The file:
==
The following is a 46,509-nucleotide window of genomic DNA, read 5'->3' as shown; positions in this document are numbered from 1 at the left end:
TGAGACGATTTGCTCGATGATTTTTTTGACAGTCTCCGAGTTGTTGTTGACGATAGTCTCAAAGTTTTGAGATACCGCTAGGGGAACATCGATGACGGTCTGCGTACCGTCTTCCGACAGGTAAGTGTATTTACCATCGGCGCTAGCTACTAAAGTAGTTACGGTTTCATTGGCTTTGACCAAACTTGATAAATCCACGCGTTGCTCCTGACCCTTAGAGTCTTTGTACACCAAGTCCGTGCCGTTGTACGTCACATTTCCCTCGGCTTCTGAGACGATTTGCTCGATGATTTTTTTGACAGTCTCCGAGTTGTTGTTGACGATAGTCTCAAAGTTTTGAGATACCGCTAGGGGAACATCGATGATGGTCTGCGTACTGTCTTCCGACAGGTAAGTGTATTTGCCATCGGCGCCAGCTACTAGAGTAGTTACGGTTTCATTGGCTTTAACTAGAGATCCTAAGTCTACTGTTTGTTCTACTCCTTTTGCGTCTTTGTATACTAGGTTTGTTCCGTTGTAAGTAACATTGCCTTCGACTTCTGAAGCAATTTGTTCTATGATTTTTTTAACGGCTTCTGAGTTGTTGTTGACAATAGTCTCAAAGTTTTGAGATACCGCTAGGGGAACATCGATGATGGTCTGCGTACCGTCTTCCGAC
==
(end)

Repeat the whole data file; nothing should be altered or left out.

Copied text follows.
The following is a 46,509-nucleotide window of genomic DNA, read 5'->3' as shown; positions in this document are numbered from 1 at the left end:
TGAGACGATTTGCTCGATGATTTTTTTGACAGTCTCCGAGTTGTTGTTGACGATAGTCTCAAAGTTTTGAGATACCGCTAGGGGAACATCGATGACGGTCTGCGTACCGTCTTCCGACAGGTAAGTGTATTTACCATCGGCGCTAGCTACTAAAGTAGTTACGGTTTCATTGGCTTTGACCAAACTTGATAAATCCACGCGTTGCTCCTGACCCTTAGAGTCTTTGTACACCAAGTCCGTGCCGTTGTACGTCACATTTCCCTCGGCTTCTGAGACGATTTGCTCGATGATTTTTTTGACAGTCTCCGAGTTGTTGTTGACGATAGTCTCAAAGTTTTGAGATACCGCTAGGGGAACATCGATGATGGTCTGCGTACTGTCTTCCGACAGGTAAGTGTATTTGCCATCGGCGCCAGCTACTAGAGTAGTTACGGTTTCATTGGCTTTAACTAGAGATCCTAAGTCTACTGTTTGTTCTACTCCTTTTGCGTCTTTGTATACTAGGTTTGTTCCGTTGTAAGTAACATTGCCTTCGACTTCTGAAGCAATTTGTTCTATGATTTTTTTAACGGCTTCTGAGTTGTTGTTGACAATAGTCTCAAAGTTTTGAGATACCGCTAGGGGAACATCGATGATGGTCTGCGTACCGTCTTCCGAC